MONTREAL -- A day after a 42-year-old woman and her two young sons were found dead in their home in Pointe-aux-Trembles, those who work with victims of domestic abuse are asking questions.

Dahia Khellaf's husband had a history of domestic abuse: Nabil Yssaad was charged with two counts of assault against his wife in August 2018.

Last week, he agreed to sign a section 810 peace bond, which is essentially a plea bargain where charges are dropped in exchange for the accused agreeing to conditions, including keeping away from his accuser.

Agreements like that rarely solve the problem, said Manon Monastesse of the Federation of Women's Shelters. 

"They break their conditions very often," said Monastesse, who works with victims of domestic violence.

Crown prosecutor Christopher Hadjis-Chartrand says he urges domestic assault complainants to call 911, no matter how minor an issue seems.

'We try to emphasize the importance of calling 911, even when perhaps the threat level is only mild," he said. "I think this is something that people need to know: that it's better to call the police and then the situation is not so serious after all than to wait for a situation to escalate."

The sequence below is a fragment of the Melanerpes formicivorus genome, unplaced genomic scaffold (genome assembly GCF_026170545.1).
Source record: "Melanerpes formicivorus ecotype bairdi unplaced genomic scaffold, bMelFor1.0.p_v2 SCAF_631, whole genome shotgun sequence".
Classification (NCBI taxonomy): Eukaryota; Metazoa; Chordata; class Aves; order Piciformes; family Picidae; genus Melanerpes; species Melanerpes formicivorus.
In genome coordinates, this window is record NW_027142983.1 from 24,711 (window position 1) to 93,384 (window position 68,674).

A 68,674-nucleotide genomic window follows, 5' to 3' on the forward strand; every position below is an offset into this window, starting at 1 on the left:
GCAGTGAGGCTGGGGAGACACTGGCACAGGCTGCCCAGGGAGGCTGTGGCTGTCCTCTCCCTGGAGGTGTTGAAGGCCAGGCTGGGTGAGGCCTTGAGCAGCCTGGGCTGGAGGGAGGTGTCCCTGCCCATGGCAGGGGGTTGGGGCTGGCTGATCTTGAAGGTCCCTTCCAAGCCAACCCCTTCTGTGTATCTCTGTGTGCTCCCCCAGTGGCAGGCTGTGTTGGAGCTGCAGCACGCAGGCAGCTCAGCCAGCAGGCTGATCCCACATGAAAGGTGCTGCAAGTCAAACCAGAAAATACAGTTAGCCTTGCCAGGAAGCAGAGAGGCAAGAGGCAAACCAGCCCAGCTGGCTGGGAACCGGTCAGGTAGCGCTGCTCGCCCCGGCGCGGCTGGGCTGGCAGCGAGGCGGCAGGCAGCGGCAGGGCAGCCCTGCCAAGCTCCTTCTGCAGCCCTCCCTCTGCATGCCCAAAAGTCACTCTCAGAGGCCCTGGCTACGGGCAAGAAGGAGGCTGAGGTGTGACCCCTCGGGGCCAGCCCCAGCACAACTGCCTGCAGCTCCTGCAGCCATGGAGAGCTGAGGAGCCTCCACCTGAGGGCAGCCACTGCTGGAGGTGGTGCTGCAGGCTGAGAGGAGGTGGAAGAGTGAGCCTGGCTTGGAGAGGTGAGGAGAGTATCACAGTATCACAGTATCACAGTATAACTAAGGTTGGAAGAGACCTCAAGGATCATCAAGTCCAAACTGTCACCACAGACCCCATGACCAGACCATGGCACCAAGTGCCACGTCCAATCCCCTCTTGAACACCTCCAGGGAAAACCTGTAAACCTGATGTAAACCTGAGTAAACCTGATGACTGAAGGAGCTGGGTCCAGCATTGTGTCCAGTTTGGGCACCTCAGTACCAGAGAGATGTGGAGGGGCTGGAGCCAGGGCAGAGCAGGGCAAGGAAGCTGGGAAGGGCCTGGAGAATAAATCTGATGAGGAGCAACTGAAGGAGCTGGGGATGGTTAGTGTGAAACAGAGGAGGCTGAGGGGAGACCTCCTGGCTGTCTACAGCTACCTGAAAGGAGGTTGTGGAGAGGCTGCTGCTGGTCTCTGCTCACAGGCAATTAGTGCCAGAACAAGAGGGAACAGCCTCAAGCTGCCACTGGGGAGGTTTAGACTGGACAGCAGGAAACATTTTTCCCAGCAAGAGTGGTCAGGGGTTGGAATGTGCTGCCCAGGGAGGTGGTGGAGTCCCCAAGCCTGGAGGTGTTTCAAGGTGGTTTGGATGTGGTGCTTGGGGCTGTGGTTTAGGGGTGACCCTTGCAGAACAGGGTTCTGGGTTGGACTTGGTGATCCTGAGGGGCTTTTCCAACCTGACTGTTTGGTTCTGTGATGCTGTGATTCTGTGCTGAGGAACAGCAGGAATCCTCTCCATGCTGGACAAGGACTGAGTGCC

Hadjis-Chartrand said he and police officers often give out their personal information and urge victims to call, "to make them know that there will always be someone that will listen."

"I often tell personally my complainants that as soon as you receive a text message and you're not supposed to, as soon as you have the impression that someone drove in front of your door and it might be a person that's not supposed to be there, call 911. I've never had negative feedback from the SPVM when a complainant reacted this way," he said.

"I'd rather you call the police 10 times, and out of those 10 times there's only one incident that led to an arrest. It doesn't matter, because the risk is so important if we don't operate this way."

Monastesse said she wonders if anyone in the courts tried to get Yssaad help for his violent behaviour – and if police or anyone else tried to get Khellaf to seek help at a shelter.

"They went to the house many times. There were calls for domestic violence. What did they do?" she pondered.

Quebec shelters say they are underfunded, understaffed and sometimes cases deemed to be not urgent are often sidelined.

"Unfortunately right now we do have a quite a long wait list of about nine months," she said.

Every year in Quebec, about a dozen women die as a result of domestic violence, and there are 30 more attempted murders.

- With files from CTV News Montreal's Rob Lurie


If you or someone you know is a victim of domestic abuse, here are some available resources:

SOS violence conjugale (1-800-363-9010)

Your local CLSC (Info-santé: 811)

Crime Victim Assistance Centre (1-866-532-2822)

Assistance aux femmes (514-270-8291)

Find the nearest shelter at Women's Shelters Canada

If you need immediate assistance, call 911 or go to the nearest hospital.